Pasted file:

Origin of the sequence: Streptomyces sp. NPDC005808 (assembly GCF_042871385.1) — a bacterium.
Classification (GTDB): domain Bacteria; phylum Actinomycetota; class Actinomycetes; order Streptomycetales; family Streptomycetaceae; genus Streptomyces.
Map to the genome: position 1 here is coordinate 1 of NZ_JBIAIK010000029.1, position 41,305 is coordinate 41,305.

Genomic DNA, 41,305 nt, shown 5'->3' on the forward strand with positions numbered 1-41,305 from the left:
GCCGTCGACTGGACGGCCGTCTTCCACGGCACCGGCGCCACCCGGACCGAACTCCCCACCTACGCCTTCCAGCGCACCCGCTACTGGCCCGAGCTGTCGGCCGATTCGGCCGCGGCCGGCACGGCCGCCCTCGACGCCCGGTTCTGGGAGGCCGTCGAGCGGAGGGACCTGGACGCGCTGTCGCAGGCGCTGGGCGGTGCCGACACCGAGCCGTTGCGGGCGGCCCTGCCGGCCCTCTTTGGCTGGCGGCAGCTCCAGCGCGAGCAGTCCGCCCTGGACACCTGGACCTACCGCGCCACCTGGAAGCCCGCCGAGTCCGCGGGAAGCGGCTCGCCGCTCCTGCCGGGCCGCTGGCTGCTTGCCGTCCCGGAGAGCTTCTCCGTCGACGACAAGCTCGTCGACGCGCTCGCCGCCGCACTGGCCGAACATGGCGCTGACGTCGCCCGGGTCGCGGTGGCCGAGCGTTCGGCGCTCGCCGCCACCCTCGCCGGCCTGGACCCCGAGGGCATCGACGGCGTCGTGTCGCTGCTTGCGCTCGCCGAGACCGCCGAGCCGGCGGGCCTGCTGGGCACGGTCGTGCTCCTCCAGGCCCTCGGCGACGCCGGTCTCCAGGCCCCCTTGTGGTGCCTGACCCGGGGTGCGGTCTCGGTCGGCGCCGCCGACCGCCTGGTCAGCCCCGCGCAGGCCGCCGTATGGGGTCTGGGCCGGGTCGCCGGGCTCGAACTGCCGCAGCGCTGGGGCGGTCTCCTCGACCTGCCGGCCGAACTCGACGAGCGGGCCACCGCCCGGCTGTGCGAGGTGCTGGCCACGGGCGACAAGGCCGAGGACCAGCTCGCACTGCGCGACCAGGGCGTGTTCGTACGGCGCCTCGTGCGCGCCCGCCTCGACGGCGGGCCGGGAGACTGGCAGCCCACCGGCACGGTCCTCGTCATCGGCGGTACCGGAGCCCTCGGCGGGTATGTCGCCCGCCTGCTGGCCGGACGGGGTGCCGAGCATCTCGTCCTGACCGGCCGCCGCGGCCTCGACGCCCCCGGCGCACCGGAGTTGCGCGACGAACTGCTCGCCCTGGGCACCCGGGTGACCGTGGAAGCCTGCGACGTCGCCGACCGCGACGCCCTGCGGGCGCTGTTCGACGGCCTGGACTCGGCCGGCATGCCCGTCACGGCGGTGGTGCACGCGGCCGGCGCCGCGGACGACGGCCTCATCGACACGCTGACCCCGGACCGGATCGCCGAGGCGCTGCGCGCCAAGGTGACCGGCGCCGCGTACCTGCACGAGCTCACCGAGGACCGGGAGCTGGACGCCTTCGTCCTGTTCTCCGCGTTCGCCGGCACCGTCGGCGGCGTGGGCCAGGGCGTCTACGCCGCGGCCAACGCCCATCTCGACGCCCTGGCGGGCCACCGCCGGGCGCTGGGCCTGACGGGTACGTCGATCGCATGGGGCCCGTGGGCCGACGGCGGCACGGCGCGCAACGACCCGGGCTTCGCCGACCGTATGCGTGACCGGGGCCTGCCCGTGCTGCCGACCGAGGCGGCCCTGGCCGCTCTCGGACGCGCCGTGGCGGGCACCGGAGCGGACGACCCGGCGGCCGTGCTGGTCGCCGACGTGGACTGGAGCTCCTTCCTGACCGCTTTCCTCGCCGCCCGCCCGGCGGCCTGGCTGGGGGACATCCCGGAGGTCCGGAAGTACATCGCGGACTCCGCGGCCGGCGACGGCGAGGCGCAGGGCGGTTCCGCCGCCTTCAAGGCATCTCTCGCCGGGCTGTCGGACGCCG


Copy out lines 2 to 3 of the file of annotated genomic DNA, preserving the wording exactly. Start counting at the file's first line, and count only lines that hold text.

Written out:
Classification (GTDB): domain Bacteria; phylum Actinomycetota; class Actinomycetes; order Streptomycetales; family Streptomycetaceae; genus Streptomyces.
Map to the genome: position 1 here is coordinate 1 of NZ_JBIAIK010000029.1, position 41,305 is coordinate 41,305.